I actually had a 7 year old boy see me in clinic yesterday for the same reason and I have ordered a food intolerance test for him! Yes it definitely sounds like your daughter could be intolerant to certain foods. When this happens, the immune system produces antibodies and a cascade of inflammation occurs. When we become inflamed our body holds on to fluid and weight in a survival response to try and dilute the inflammation. If she has a hard, distended tummy by the end of the day, sniffs often or has loads of earwax, then you can be pretty sure she has a food intolerance. See a naturopath and make sure you have the proper test done – finger prick for IgG antibodies to around 96 different foods.
5. MEL asks……. My daughter has what appears to be allergies, sneezing running and stuffy nose etc but has tested negative in allergy tests both blood and scratch test hasn’t responded to nasonex and has some relief from clarentyne.
This again sounds like a classic case of food intolerances. I see so many children in clinic who have done the rounds of doctors and tests but are still unwell. Food intolerances are very different to food allergies. Food allergies are immediate, fast, result in IgE antibodies and you know when they happen! Food intolerances are slower to happen. You can eat a certain food and be ok, eat it again and still be ok, then the next time you eat it your immune system responds and forms IgG antibodies. Bam, then you are primed against that food! Each time you eat it after that, your gut gets inflamed and your immune system goes crazy. Make sure you get a proper food intolerance test done – I use a lab called Nutripath based in Melbourne.
6. I have IBS and have been on a Low FODMAP diet for 12 months now. It’s great when I’m on the diet but would really like to transition back to normal eating again eventually. Was wondering if there was anything I could do to restore my gut health, or if this was at all possible. Really hoping I don’t have to remain on this diet forever.
Wow congratulations on your progress so far! I am hoping you have worked out what group of FODMAPs you react to the most. The groups are:
Fructose – mainly fruits, honey
Fructans – grains such as wheat, rye, barley, cashews, pistachios some fruits, & vegetables such as garlic, onions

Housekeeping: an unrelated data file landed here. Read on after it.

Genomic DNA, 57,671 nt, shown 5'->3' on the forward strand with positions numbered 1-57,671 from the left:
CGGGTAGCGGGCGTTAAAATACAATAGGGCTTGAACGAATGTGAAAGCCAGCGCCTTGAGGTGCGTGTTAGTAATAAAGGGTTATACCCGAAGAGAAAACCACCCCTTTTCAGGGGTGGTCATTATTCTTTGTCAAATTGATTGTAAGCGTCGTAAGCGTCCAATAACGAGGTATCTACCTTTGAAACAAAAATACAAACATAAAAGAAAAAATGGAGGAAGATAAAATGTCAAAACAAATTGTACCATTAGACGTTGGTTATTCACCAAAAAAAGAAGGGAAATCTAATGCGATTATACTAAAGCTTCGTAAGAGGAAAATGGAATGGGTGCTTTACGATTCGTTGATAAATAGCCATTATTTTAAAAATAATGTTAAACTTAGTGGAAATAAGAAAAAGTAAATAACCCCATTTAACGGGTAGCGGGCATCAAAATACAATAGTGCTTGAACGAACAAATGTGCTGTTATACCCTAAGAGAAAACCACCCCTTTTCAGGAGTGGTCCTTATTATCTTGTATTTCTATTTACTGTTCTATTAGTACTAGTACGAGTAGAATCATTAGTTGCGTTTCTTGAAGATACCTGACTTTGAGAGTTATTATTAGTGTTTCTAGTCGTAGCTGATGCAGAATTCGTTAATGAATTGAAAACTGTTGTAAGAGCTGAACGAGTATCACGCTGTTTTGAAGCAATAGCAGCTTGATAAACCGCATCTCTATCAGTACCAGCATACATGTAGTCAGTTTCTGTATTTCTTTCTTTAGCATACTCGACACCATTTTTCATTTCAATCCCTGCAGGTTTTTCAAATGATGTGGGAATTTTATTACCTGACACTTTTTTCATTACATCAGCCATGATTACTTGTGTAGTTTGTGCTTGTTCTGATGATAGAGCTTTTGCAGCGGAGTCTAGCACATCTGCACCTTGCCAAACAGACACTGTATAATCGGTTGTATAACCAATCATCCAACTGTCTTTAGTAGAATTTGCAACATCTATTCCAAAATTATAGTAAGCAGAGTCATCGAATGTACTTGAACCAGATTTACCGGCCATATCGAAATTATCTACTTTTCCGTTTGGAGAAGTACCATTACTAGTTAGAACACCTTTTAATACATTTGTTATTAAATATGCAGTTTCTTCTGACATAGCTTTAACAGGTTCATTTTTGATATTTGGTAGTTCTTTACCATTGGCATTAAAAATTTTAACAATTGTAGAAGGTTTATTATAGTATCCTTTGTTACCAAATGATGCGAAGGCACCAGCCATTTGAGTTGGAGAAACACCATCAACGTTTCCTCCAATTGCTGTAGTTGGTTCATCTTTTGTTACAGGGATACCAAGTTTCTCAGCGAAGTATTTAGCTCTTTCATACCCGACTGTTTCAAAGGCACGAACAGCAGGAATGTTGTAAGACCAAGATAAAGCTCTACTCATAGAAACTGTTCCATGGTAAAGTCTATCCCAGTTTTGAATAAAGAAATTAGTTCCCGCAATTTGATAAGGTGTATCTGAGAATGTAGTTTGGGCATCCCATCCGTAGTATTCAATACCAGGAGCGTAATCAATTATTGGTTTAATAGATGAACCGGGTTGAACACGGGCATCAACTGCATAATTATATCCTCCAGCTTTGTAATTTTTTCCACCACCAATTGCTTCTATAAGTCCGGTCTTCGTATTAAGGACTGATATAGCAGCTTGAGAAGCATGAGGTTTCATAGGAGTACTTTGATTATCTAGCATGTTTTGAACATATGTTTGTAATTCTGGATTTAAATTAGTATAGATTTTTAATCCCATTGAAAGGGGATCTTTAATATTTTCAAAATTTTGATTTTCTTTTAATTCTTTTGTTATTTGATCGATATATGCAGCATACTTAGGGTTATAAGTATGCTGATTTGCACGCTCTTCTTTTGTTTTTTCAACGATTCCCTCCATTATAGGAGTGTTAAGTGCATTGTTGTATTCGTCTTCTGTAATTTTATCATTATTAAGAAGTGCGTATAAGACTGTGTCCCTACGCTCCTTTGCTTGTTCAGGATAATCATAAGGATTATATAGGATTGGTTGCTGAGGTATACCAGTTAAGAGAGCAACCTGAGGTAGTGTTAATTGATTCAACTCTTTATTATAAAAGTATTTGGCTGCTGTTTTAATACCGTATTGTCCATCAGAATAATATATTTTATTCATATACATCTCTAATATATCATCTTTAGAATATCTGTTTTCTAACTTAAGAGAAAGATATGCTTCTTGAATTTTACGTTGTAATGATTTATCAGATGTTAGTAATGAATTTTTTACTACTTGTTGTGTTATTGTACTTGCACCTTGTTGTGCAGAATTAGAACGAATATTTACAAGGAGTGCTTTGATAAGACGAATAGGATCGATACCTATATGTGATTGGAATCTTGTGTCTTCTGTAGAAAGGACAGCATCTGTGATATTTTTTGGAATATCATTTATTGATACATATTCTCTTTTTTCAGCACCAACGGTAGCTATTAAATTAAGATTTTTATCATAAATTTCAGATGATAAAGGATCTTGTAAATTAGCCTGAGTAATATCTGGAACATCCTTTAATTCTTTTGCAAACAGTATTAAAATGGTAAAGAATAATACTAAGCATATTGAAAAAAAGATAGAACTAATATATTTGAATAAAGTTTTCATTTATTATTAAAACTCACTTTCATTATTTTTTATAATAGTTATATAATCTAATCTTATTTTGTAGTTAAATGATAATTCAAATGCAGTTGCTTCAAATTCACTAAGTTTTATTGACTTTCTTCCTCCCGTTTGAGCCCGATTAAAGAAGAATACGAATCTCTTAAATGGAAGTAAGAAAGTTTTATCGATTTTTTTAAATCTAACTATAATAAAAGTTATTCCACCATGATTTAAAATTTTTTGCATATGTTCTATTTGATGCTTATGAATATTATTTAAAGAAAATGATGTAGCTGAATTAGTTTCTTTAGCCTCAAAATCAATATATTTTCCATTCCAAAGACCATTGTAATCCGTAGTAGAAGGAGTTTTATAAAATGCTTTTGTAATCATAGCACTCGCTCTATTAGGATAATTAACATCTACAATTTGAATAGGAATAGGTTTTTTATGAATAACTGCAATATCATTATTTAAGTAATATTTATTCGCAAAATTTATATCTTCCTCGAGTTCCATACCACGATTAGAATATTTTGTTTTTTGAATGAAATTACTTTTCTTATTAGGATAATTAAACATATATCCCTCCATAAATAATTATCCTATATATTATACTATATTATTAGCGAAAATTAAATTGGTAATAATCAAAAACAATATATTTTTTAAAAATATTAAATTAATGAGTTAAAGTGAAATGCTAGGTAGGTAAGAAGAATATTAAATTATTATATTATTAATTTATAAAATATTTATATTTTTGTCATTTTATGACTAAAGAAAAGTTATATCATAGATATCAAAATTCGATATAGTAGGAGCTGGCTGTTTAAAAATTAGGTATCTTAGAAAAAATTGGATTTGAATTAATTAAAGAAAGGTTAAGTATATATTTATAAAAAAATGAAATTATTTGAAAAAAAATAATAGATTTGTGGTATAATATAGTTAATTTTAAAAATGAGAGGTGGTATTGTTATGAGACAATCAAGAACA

Galactans – legumes, soy
Lactose – all dairy
Polyols – sweeteners such as sorbitol, vegetables such as mushrooms and fruit such as apricots.
I find with most clients that once they have done a good gut repair program, they can tolerant most FODMAPs better. There tends to be one group that will always be problematic and that is usually fructans. It can look like gluten intolerance but often it is fructans intolerance. For improving gut health, first look at healing the gut lining with the amino acid glutamine, zinc and the anti inflammatory herb turmeric. Probiotic and prebiotic therapy is also needed so top up on both of those as well. Stress will always negatively impact gut health so implementing lifestyle factors to reduce stress is essential.
Emma Sutherland is a successful mum, author, naturopath and TV presenter and her mission in life is to inspire women to get their mojo back.
Her first book “50 Foods That Will Change Your Life” is co written with leading home economist Michelle Thrift and is the ultimate guide to healthy eating for women.
She was the expert nutritionist on the popular TV show “Eat Yourself Sexy” on Lifestyle You. Inspiring and uplifting, Eat Yourself Sexy encourages women to take control of their lives and get back on the road to loving themselves.
Emma’s baby daughter, Sophia was born in November 2011 and has been the delight of her life since. Along with Sophia’s arrival, Emma picked up an addiction to every Superfood she can get her hands on! Motherhood has been the most amazing feat she has accomplished and it has only reaffirmed her desire to work more strongly with mums-to-be, mums and their bubbas. In fact, Sophia has inspired Emma’s second book “Sophia Eats – a Parents Guide to Toddler Health and Wellbeing”.
Emma is a fully qualified Naturopath, having completed four years of training in Herbal Medicine, Nutrition and Homoeopathy as well as a Bachelor of Health Science. She has years of experience in treating women and children throughout the preconception to post natal period. She has completed post graduate training in women’s health and is a certified Infant Sleep Consultant. Emma is a registered Naturopath with membership to the Australian Traditional Medicine Society.